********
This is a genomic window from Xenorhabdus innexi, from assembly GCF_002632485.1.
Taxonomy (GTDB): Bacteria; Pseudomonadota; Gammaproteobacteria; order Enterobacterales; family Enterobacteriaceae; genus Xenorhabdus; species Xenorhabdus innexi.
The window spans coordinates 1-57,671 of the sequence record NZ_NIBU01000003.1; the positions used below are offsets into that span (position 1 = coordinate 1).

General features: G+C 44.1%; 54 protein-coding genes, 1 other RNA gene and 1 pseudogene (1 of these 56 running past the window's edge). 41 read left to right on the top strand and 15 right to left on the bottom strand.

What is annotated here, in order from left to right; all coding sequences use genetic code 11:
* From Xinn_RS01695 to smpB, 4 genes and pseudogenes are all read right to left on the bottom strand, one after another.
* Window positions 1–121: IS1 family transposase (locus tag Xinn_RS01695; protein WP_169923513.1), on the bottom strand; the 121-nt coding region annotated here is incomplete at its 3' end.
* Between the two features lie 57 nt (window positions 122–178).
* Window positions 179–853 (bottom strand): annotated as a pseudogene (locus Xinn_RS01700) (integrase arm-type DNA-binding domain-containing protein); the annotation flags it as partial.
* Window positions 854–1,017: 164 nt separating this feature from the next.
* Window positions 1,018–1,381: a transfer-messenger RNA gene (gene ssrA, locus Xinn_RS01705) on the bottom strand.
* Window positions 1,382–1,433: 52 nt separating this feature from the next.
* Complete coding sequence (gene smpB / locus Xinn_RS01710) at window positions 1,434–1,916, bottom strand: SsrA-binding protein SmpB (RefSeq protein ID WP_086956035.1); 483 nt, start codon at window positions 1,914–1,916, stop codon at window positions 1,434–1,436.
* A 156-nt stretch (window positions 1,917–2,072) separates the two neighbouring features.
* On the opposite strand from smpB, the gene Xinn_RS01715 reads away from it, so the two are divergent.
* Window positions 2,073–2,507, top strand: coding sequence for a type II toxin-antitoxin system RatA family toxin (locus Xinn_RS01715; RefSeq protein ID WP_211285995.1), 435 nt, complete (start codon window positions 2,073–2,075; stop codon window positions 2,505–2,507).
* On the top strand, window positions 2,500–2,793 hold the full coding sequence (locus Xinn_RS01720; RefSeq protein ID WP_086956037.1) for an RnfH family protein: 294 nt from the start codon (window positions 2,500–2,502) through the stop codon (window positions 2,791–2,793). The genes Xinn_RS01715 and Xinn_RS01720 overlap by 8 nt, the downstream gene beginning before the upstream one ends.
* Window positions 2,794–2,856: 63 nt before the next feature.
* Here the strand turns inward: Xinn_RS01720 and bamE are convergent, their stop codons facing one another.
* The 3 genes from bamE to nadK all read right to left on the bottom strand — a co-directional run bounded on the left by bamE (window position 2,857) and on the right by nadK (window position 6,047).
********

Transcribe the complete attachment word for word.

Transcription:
This is a genomic window from Xenorhabdus innexi, from assembly GCF_002632485.1.
Taxonomy (GTDB): Bacteria; Pseudomonadota; Gammaproteobacteria; order Enterobacterales; family Enterobacteriaceae; genus Xenorhabdus; species Xenorhabdus innexi.
The window spans coordinates 1-57,671 of the sequence record NZ_NIBU01000003.1; the positions used below are offsets into that span (position 1 = coordinate 1).

General features: G+C 44.1%; 54 protein-coding genes, 1 other RNA gene and 1 pseudogene (1 of these 56 running past the window's edge). 41 read left to right on the top strand and 15 right to left on the bottom strand.

What is annotated here, in order from left to right; all coding sequences use genetic code 11:
* From Xinn_RS01695 to smpB, 4 genes and pseudogenes are all read right to left on the bottom strand, one after another.
* Window positions 1–121: IS1 family transposase (locus tag Xinn_RS01695; protein WP_169923513.1), on the bottom strand; the 121-nt coding region annotated here is incomplete at its 3' end.
* Between the two features lie 57 nt (window positions 122–178).
* Window positions 179–853 (bottom strand): annotated as a pseudogene (locus Xinn_RS01700) (integrase arm-type DNA-binding domain-containing protein); the annotation flags it as partial.
* Window positions 854–1,017: 164 nt separating this feature from the next.
* Window positions 1,018–1,381: a transfer-messenger RNA gene (gene ssrA, locus Xinn_RS01705) on the bottom strand.
* Window positions 1,382–1,433: 52 nt separating this feature from the next.
* Complete coding sequence (gene smpB / locus Xinn_RS01710) at window positions 1,434–1,916, bottom strand: SsrA-binding protein SmpB (RefSeq protein ID WP_086956035.1); 483 nt, start codon at window positions 1,914–1,916, stop codon at window positions 1,434–1,436.
* A 156-nt stretch (window positions 1,917–2,072) separates the two neighbouring features.
* On the opposite strand from smpB, the gene Xinn_RS01715 reads away from it, so the two are divergent.
* Window positions 2,073–2,507, top strand: coding sequence for a type II toxin-antitoxin system RatA family toxin (locus Xinn_RS01715; RefSeq protein ID WP_211285995.1), 435 nt, complete (start codon window positions 2,073–2,075; stop codon window positions 2,505–2,507).
* On the top strand, window positions 2,500–2,793 hold the full coding sequence (locus Xinn_RS01720; RefSeq protein ID WP_086956037.1) for an RnfH family protein: 294 nt from the start codon (window positions 2,500–2,502) through the stop codon (window positions 2,791–2,793). The genes Xinn_RS01715 and Xinn_RS01720 overlap by 8 nt, the downstream gene beginning before the upstream one ends.
* Window positions 2,794–2,856: 63 nt before the next feature.
* Here the strand turns inward: Xinn_RS01720 and bamE are convergent, their stop codons facing one another.
* The 3 genes from bamE to nadK all read right to left on the bottom strand — a co-directional run bounded on the left by bamE (window position 2,857) and on the right by nadK (window position 6,047).